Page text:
At the American Grocery Store

I went to a grocery store in Arizona with my American friend, for the first time about three years ago, and I did fine until we got to the cashier. In Japan, customers normally pick up a shopping basket at the entrance and place it into a cart or hold it with them. When finished shopping, they place the basket on the cashier’s lane with products inside. Then the cashier will scan each items directly from the basket and place the items into another basket on his or her left. After paying, customers take the second basket to a packing station located near the cashier, where the customer packs their products into bags, which they brought or were provided at the stations. If someone needs help, the cashier brings the basket to the station, but the customer still needs to pack the items themselves.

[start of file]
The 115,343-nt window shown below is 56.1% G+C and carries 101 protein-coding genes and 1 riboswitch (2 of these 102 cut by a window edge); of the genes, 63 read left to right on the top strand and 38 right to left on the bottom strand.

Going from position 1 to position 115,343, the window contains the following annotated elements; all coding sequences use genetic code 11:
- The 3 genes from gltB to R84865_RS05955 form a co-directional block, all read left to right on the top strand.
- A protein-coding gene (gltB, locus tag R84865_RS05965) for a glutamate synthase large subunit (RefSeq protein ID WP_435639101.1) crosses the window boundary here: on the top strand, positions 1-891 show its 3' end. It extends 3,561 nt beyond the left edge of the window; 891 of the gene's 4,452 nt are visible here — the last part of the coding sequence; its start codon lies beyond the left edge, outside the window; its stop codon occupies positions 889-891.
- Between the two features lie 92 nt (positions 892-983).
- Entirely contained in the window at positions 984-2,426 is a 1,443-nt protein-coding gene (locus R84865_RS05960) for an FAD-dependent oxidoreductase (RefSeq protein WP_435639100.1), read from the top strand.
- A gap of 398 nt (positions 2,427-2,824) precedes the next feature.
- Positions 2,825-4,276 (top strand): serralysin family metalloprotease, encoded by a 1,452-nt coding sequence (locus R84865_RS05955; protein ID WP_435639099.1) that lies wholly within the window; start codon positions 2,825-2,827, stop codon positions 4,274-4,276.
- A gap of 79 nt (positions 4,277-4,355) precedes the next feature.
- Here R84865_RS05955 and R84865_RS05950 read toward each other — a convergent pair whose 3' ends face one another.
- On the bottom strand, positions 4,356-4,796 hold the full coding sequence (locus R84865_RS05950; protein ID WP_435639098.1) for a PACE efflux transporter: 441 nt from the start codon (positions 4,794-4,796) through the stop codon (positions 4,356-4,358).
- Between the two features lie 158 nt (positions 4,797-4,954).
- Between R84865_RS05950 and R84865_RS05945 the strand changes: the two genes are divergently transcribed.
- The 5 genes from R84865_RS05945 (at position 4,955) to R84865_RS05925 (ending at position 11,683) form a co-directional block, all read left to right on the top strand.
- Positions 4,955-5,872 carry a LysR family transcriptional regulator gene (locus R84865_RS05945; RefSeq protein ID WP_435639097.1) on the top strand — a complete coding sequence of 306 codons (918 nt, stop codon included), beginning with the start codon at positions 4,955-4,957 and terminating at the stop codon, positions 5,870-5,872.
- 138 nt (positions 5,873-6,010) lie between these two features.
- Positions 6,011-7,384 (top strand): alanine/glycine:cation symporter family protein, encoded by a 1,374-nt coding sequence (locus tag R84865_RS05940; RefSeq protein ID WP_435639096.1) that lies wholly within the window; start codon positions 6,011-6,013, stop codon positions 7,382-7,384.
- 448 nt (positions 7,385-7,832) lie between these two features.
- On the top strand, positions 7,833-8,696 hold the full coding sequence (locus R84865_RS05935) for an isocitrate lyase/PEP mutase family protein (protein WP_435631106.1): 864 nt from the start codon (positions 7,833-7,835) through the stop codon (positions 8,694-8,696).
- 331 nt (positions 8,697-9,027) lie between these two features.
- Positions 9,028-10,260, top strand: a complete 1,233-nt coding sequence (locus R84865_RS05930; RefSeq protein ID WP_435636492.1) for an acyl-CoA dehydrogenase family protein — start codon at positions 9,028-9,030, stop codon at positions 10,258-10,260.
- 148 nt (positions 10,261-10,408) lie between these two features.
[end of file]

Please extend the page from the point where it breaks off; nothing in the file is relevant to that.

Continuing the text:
In this new grocery experience, I didn’t know that I had to take items from the basket and put them on the lane myself. Placing my basket on the lane I waited for the cashier to do so. My friend was behind me, and said that I had to remove the items myself. It confused me and made me a bit embarrassed to show other customers what I was buying by placing the items openly on the lane. After paying, I was surprised that I didn’t need to pack the groceries myself. These small differences are everywhere, which makes me a fan to investigate other cultures.